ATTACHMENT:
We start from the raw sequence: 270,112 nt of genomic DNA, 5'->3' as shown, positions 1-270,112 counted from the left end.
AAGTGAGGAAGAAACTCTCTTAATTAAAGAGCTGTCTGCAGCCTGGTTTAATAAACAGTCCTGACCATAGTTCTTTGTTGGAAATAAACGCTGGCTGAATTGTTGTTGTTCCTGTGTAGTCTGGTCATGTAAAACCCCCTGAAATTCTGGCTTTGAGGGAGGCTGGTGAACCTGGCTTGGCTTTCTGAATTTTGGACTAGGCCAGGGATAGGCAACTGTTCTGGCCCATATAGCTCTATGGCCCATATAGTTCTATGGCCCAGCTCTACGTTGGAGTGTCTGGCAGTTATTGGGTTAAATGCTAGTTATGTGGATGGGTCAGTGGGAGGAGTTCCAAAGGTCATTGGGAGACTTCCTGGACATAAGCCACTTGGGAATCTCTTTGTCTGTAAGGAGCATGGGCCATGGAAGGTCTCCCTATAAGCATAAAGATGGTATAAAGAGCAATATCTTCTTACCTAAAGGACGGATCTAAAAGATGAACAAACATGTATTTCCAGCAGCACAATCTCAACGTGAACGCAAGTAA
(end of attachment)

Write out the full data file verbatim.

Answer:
We start from the raw sequence: 270,112 nt of genomic DNA, 5'->3' as shown, positions 1-270,112 counted from the left end.
AAGTGAGGAAGAAACTCTCTTAATTAAAGAGCTGTCTGCAGCCTGGTTTAATAAACAGTCCTGACCATAGTTCTTTGTTGGAAATAAACGCTGGCTGAATTGTTGTTGTTCCTGTGTAGTCTGGTCATGTAAAACCCCCTGAAATTCTGGCTTTGAGGGAGGCTGGTGAACCTGGCTTGGCTTTCTGAATTTTGGACTAGGCCAGGGATAGGCAACTGTTCTGGCCCATATAGCTCTATGGCCCATATAGTTCTATGGCCCAGCTCTACGTTGGAGTGTCTGGCAGTTATTGGGTTAAATGCTAGTTATGTGGATGGGTCAGTGGGAGGAGTTCCAAAGGTCATTGGGAGACTTCCTGGACATAAGCCACTTGGGAATCTCTTTGTCTGTAAGGAGCATGGGCCATGGAAGGTCTCCCTATAAGCATAAAGATGGTATAAAGAGCAATATCTTCTTACCTAAAGGACGGATCTAAAAGATGAACAAACATGTATTTCCAGCAGCACAATCTCAACGTGAACGCAAGTAA